This summer, for the first time in recorded history, the Least Terns failed to return to Ocean City.
Other birds have begun to vanish from this heavily developed summer resort as well.
"The marshes have disappeared and there are very few undisturded beaches," said Woody Martin of the U.S. Fish and Wildlife Service. The birds "tried hard, but they've just givin up."
The Least Tern, a seagull-like mingratory bird that prefers to nest in quiet secluded beaches and undisturbed marshland, failed to return in May to its favorite Maryland nesting spot on the shores of Montego Bay here.
Disruptions of the Least Terns nesting hibitat on shorelines along the East Coast have gotten so bad that the National Audubon Society recently placed the bird, also known as the Little Tern, on its blue list of rare species.
By contrast, U.S. Fish and Wildlife Service feported that in 1948 they found 285 pairs of the 9-inch, black and white birds building nests in Ocean City's sand and insulating them with shells.
But the numbers declined throughout the 1960s in inverse proportion to Ocean City and Eastern Shore development.
In the last 10 years a large trailer park, including over 1,100 trailers, and a series of shopping centers have sprouted up along Montego Bay. Last year new construction in Ocean City totaled more than $18 million. This year that figure is expected to go up by another $2 million.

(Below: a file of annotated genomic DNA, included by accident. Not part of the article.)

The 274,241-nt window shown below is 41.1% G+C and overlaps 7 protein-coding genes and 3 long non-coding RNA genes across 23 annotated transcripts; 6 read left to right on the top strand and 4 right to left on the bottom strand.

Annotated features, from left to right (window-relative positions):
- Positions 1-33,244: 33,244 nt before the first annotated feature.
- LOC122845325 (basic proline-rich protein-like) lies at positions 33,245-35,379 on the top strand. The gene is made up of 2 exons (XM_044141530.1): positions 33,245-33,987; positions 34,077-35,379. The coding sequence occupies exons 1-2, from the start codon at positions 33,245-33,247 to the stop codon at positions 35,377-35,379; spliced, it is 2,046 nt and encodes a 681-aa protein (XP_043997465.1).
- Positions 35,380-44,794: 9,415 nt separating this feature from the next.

As high-rise condominiums rose along the ocean, and tourism grew rapidly in this narrow 15-mile long city, the birds simply flew off to more secluded areas.
Also disappearing with the coming of the tourist hoardes are the Common Tern and the Black Skimmer, a fish-eating bird with a long scissorlike bill.
There are only about 150 nesting pairs of Black Skimmers left. In 1950 there were more than 300. The Black Skimmers and both tern species are appearing more and more on secluded Assateague Island beaches and Chesapeake Bay area marshes and spoil islands.
"Prior to 1916 the birds were unprotected from egg and plumage hunters," the Wildlife Service's Martin said. "Today they are unprotected from kids on minibikes."
For the first time the Wildlife service set up a nesting refuge this year for the Least Tern on the northern edge of Assateague Island. The refuge is surrounded by an electric fence that wards off predators such as foxes, dogs and minibikes.
According to Mike Irwin of the Fish and Wildlife Service, the refuge has been successful in attracting the terns. There are now more than 100 nesting paris there, he said.
One bird species has been able to coexist peacefully with man and all of the technological development here. The Laughing Seagull is still as much a part of Ocean City life as the boardwalk and the surf.
"There are a good 2,200 pairs of them," Irwin said. "They can pretty well adapt to anything." CAPTION: Picture 1, Intensive development in Ocean City, Md., has caused the Least Tern and other bird species to avoid the area. By James A. Parcell -- The Washington Post; Picture 2, The Least Tern, a 9-inch migratory bird, has stopped summering in Ocean City. By Allen D. Cruickshank -- National Society